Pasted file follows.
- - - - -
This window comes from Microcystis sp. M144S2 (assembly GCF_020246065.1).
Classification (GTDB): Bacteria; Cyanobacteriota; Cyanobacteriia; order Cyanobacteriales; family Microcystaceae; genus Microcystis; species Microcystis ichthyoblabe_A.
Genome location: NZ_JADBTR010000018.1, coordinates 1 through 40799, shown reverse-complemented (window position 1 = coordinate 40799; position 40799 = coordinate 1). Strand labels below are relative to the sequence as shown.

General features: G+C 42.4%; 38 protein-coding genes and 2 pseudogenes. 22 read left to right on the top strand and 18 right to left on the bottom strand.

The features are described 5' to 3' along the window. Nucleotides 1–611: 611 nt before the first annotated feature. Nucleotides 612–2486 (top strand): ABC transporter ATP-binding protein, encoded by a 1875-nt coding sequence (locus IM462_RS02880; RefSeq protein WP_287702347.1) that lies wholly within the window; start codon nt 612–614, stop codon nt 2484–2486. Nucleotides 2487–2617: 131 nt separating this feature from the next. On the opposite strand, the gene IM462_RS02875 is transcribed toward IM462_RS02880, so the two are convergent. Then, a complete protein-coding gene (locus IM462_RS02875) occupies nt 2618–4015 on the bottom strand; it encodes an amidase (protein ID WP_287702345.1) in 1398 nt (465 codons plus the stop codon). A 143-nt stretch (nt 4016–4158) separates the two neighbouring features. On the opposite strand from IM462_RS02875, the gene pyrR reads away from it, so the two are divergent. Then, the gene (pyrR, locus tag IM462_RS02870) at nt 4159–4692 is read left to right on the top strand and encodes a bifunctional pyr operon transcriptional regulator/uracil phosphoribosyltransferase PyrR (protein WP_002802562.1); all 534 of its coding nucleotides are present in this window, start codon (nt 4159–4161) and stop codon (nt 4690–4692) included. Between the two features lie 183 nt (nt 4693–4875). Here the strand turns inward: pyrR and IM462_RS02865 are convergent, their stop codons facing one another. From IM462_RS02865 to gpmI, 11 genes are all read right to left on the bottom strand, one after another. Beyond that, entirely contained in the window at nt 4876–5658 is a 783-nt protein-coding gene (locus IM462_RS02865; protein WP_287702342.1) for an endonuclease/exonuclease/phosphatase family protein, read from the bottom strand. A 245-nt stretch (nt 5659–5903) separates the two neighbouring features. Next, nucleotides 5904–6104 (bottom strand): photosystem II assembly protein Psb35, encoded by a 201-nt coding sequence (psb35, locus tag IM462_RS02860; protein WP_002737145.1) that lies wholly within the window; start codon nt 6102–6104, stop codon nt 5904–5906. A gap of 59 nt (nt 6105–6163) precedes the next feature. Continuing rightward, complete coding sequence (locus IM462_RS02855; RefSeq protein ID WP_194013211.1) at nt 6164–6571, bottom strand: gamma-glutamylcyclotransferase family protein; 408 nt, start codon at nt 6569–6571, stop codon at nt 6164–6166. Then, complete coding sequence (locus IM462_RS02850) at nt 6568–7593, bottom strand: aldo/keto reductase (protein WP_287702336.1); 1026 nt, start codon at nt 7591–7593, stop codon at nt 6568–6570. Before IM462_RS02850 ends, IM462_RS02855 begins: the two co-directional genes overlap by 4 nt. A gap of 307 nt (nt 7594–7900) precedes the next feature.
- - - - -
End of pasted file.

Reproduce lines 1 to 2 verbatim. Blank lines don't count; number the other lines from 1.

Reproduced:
This window comes from Microcystis sp. M144S2 (assembly GCF_020246065.1).
Classification (GTDB): Bacteria; Cyanobacteriota; Cyanobacteriia; order Cyanobacteriales; family Microcystaceae; genus Microcystis; species Microcystis ichthyoblabe_A.